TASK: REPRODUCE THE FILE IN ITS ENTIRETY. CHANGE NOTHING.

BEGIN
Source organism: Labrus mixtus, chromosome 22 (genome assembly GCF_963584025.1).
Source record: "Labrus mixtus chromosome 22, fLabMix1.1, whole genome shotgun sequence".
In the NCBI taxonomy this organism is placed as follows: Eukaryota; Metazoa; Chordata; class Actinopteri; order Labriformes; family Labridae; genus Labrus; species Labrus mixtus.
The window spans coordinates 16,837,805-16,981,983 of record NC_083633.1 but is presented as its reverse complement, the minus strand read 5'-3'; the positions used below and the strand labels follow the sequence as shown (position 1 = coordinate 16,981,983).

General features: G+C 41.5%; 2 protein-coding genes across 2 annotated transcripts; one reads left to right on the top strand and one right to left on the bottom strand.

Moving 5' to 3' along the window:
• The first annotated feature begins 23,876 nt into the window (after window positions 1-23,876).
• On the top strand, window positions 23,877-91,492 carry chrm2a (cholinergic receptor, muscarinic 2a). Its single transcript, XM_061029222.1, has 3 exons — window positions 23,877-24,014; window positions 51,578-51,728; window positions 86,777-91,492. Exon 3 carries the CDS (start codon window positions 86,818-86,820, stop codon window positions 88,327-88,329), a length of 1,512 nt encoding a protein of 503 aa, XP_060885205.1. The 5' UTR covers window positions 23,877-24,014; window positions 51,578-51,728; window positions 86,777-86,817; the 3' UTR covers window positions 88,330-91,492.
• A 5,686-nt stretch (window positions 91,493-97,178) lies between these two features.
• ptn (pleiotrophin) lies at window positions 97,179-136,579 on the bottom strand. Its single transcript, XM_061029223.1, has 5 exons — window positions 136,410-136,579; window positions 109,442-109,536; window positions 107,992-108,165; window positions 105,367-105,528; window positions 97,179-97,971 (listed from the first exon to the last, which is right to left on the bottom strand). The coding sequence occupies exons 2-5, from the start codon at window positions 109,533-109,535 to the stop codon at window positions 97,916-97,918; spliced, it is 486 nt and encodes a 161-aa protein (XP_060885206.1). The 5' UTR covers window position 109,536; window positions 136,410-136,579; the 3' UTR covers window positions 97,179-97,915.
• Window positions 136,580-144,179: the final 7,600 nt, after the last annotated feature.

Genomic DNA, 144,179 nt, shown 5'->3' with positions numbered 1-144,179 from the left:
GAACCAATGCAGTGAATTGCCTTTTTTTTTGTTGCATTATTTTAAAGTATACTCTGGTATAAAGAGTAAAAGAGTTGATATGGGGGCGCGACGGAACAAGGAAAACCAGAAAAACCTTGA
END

Source organism: Labrus mixtus, chromosome 22 (genome assembly GCF_963584025.1).
Source record: "Labrus mixtus chromosome 22, fLabMix1.1, whole genome shotgun sequence".
In the NCBI taxonomy this organism is placed as follows: Eukaryota; Metazoa; Chordata; class Actinopteri; order Labriformes; family Labridae; genus Labrus; species Labrus mixtus.
The window spans coordinates 16,837,805-16,981,983 of record NC_083633.1 but is presented as its reverse complement, the minus strand read 5'-3'; the positions used below and the strand labels follow the sequence as shown (position 1 = coordinate 16,981,983).

General features: G+C 41.5%; 2 protein-coding genes across 2 annotated transcripts; one reads left to right on the top strand and one right to left on the bottom strand.

Moving 5' to 3' along the window:
• The first annotated feature begins 23,876 nt into the window (after window positions 1-23,876).
• On the top strand, window positions 23,877-91,492 carry chrm2a (cholinergic receptor, muscarinic 2a). Its single transcript, XM_061029222.1, has 3 exons — window positions 23,877-24,014; window positions 51,578-51,728; window positions 86,777-91,492. Exon 3 carries the CDS (start codon window positions 86,818-86,820, stop codon window positions 88,327-88,329), a length of 1,512 nt encoding a protein of 503 aa, XP_060885205.1. The 5' UTR covers window positions 23,877-24,014; window positions 51,578-51,728; window positions 86,777-86,817; the 3' UTR covers window positions 88,330-91,492.
• A 5,686-nt stretch (window positions 91,493-97,178) lies between these two features.
• ptn (pleiotrophin) lies at window positions 97,179-136,579 on the bottom strand. Its single transcript, XM_061029223.1, has 5 exons — window positions 136,410-136,579; window positions 109,442-109,536; window positions 107,992-108,165; window positions 105,367-105,528; window positions 97,179-97,971 (listed from the first exon to the last, which is right to left on the bottom strand). The coding sequence occupies exons 2-5, from the start codon at window positions 109,533-109,535 to the stop codon at window positions 97,916-97,918; spliced, it is 486 nt and encodes a 161-aa protein (XP_060885206.1). The 5' UTR covers window position 109,536; window positions 136,410-136,579; the 3' UTR covers window positions 97,179-97,915.
• Window positions 136,580-144,179: the final 7,600 nt, after the last annotated feature.

Genomic DNA, 144,179 nt, shown 5'->3' with positions numbered 1-144,179 from the left:
GAACCAATGCAGTGAATTGCCTTTTTTTTTGTTGCATTATTTTAAAGTATACTCTGGTATAAAGAGTAAAAGAGTTGATATGGGGGCGCGACGGAACAAGGAAAACCAGAAAAACCTTGA